Trips-Plus, Public Health and Performance-Based Rewards Schemes Options and Supplements for Policy Formation in Developing and Least Developed Countries

By El-Said, Mohammed K. | American University International Law Review, May 30, 2016 | Go to article overview

Trips-Plus, Public Health and Performance-Based Rewards Schemes Options and Supplements for Policy Formation in Developing and Least Developed Countries


El-Said, Mohammed K., American University International Law Review


I. INTRODUCTION

The debate surrounding the creation of a balanced patent protection regime in countries is not new. For decades, policy makers experimented with the levels of protection.3 For example, the Netherlands abolished patents in the field of chemistry for decades between 1869 and 1910, in order to catch up with other European countries such as Germany.4 Similarly, between 1960 and 1980 a number of Asian economies-often referred to as the Tiger economies-adopted a systematic national policy of reverse engineering and imitation.5 When South Korea introduced patent protection in 1961, the protection term was limited to only twelve years and protection did not extend to foodstuffs, pharmaceuticals, or chemicals.6 Similarly, many of the developed nations adopted a relaxed protection regime during their initial stages of development, utilizing their preferred intellectual property regime only after reaching a certain level of advancement.7

This debate remains as relevant as ever.8 A 2013 report published in Australia sums up the dilemma facing many governments in the area of public health, noting:

Thus the question of how much patent protection to offer is crucial. Pharmaceutical patent rights that run for too long or that are defined too expansively will deprive people of drugs because purchasers, including Governments, cannot afford them. They can also constrain follow on innovation: too weak a patent system means patients will suffer because the industry has inadequate incentives to develop new drugs.9

On March 31, 2015, the Harper Report, triggered by major concerns about the current regime, requested that the Australian government should direct the Productivity Commission to conduct a twelve-month overarching review of the intellectual property regime in the country.10

Many factors affect the intellectual property regime in any country.11 This also means that the responsiveness of intellectual property protection itself to any reform will vary depending on these factors. Therefore, it is baseless to advocate that stronger economic growth in any given country would be triggered by strengthened intellectual property protection.12 The World Bank, in a 2005 report, concluded that "[e]vidence is inconclusive about the responsiveness of Foreign Direct Investment ("FDI") to intellectual property regimes."13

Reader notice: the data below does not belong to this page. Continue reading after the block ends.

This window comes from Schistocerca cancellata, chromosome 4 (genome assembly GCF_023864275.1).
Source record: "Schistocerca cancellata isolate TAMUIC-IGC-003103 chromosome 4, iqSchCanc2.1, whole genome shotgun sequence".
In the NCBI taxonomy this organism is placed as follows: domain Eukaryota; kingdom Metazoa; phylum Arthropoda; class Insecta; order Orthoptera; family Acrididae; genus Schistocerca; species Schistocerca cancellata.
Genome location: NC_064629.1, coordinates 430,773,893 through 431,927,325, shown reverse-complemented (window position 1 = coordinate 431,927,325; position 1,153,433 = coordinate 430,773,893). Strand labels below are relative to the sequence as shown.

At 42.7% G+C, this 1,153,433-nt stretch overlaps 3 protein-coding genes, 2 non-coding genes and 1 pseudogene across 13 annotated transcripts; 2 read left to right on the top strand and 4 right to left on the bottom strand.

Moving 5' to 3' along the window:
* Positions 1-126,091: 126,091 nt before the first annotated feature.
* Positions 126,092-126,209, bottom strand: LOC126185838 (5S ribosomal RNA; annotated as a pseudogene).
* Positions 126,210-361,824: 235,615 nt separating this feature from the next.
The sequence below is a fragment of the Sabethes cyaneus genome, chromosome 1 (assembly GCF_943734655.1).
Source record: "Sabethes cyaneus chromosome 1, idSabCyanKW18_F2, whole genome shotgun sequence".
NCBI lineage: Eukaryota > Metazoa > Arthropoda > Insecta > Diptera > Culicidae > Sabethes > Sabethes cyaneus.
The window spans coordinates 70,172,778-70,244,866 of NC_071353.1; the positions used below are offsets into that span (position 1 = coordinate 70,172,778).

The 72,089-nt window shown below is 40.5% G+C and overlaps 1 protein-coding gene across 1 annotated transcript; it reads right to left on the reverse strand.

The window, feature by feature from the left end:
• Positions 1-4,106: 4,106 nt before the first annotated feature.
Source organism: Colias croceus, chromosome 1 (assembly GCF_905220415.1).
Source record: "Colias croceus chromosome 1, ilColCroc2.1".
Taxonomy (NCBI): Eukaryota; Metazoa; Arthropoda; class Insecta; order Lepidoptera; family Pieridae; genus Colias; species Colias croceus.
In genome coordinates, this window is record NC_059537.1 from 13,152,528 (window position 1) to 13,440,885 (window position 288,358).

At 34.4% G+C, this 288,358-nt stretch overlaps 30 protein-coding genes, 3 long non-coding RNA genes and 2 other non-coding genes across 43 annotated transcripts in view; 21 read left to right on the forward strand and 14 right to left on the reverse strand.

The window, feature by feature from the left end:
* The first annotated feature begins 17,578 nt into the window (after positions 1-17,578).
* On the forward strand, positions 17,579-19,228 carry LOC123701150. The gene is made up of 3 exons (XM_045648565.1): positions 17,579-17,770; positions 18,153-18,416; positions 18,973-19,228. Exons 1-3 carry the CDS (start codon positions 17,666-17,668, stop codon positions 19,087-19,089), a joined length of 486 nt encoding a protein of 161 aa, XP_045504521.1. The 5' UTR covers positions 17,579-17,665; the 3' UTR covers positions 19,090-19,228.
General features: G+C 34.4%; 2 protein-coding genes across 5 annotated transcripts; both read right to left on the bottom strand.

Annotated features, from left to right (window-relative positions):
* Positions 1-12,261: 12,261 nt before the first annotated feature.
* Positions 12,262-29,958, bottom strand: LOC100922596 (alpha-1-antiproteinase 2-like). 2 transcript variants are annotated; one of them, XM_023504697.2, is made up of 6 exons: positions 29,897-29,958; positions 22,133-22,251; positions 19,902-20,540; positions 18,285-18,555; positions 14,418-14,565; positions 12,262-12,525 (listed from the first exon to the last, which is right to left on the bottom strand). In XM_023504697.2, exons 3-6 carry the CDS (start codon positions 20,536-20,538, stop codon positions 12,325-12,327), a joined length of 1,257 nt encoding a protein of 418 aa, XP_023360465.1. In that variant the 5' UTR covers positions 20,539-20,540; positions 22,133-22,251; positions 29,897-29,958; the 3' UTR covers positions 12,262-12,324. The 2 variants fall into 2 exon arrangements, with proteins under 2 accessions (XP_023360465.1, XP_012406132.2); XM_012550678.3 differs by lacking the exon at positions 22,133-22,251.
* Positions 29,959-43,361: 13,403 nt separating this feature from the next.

Home grown factors, including a country's level of development and progress, its national priorities, and standards of living are often important factors in shaping the debate. Yet in more recent times, external factors became more visible-and even more influential to that effect-in the formation of such a process. Following the creation of the World Trade Organisation ("WTO") and its Agreement on Trade-Related Aspects of Intellectual Property Rights ("TRIPS Agreement") in 1994, an upward trend in the regulation and enforcement of intellectual property rights in general was noticeable.14 More recently, TRIPS-Plus rules were included under various bilateral, regional, and multilateral arrangements and forums resulting in strengthened levels of intellectual property protection and enforcement in many parts of the world.15

More crucial than any other branch of intellectual property in today's global debate is the issue of patent protection and its relation to the accessibility and affordability of medicines. The TRIPS Agreement made it obligatory for the first time in history for all member states to provide patent protection for pharmaceutical products and processes.16 This meant that many developing-and developed-countries are no longer capable of making drugs cheaper and affordable for their citizens, due to the need to pay royalties to the pharmaceutical producers originating from the developed countries.17 With the support of the major pharmaceutical producers, these developed countries incorporated the protection of intellectual property in their international trade agenda under the auspices of free trade, resulting in, and subjecting developing countries into accepting, higher TRIPS-Plus levels of intellectual property protection under their national legal regimes. …

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